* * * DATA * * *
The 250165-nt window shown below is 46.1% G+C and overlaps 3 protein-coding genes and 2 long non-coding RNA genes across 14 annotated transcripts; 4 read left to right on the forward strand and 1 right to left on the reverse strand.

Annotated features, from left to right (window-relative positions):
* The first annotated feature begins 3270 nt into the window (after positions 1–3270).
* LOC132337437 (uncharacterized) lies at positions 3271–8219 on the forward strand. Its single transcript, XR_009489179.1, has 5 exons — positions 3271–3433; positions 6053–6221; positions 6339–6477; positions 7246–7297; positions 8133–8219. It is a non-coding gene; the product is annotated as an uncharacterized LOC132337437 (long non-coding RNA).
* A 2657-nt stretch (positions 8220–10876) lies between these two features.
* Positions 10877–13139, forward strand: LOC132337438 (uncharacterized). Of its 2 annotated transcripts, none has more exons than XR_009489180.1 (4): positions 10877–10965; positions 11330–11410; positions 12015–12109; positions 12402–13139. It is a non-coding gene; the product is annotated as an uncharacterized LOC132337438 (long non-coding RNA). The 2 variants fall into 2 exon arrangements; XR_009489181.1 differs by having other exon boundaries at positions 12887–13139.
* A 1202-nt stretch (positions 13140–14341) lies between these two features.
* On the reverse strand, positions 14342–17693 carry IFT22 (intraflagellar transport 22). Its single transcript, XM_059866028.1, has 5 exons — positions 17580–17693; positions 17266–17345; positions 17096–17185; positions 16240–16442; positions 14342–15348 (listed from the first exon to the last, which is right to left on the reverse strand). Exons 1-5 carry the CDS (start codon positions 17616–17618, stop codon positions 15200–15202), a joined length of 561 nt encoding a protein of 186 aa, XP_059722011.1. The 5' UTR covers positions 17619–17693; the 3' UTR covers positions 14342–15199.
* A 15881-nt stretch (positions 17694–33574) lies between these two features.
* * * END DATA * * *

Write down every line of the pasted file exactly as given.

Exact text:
The 250165-nt window shown below is 46.1% G+C and overlaps 3 protein-coding genes and 2 long non-coding RNA genes across 14 annotated transcripts; 4 read left to right on the forward strand and 1 right to left on the reverse strand.

Annotated features, from left to right (window-relative positions):
* The first annotated feature begins 3270 nt into the window (after positions 1–3270).
* LOC132337437 (uncharacterized) lies at positions 3271–8219 on the forward strand. Its single transcript, XR_009489179.1, has 5 exons — positions 3271–3433; positions 6053–6221; positions 6339–6477; positions 7246–7297; positions 8133–8219. It is a non-coding gene; the product is annotated as an uncharacterized LOC132337437 (long non-coding RNA).
* A 2657-nt stretch (positions 8220–10876) lies between these two features.
* Positions 10877–13139, forward strand: LOC132337438 (uncharacterized). Of its 2 annotated transcripts, none has more exons than XR_009489180.1 (4): positions 10877–10965; positions 11330–11410; positions 12015–12109; positions 12402–13139. It is a non-coding gene; the product is annotated as an uncharacterized LOC132337438 (long non-coding RNA). The 2 variants fall into 2 exon arrangements; XR_009489181.1 differs by having other exon boundaries at positions 12887–13139.
* A 1202-nt stretch (positions 13140–14341) lies between these two features.
* On the reverse strand, positions 14342–17693 carry IFT22 (intraflagellar transport 22). Its single transcript, XM_059866028.1, has 5 exons — positions 17580–17693; positions 17266–17345; positions 17096–17185; positions 16240–16442; positions 14342–15348 (listed from the first exon to the last, which is right to left on the reverse strand). Exons 1-5 carry the CDS (start codon positions 17616–17618, stop codon positions 15200–15202), a joined length of 561 nt encoding a protein of 186 aa, XP_059722011.1. The 5' UTR covers positions 17619–17693; the 3' UTR covers positions 14342–15199.
* A 15881-nt stretch (positions 17694–33574) lies between these two features.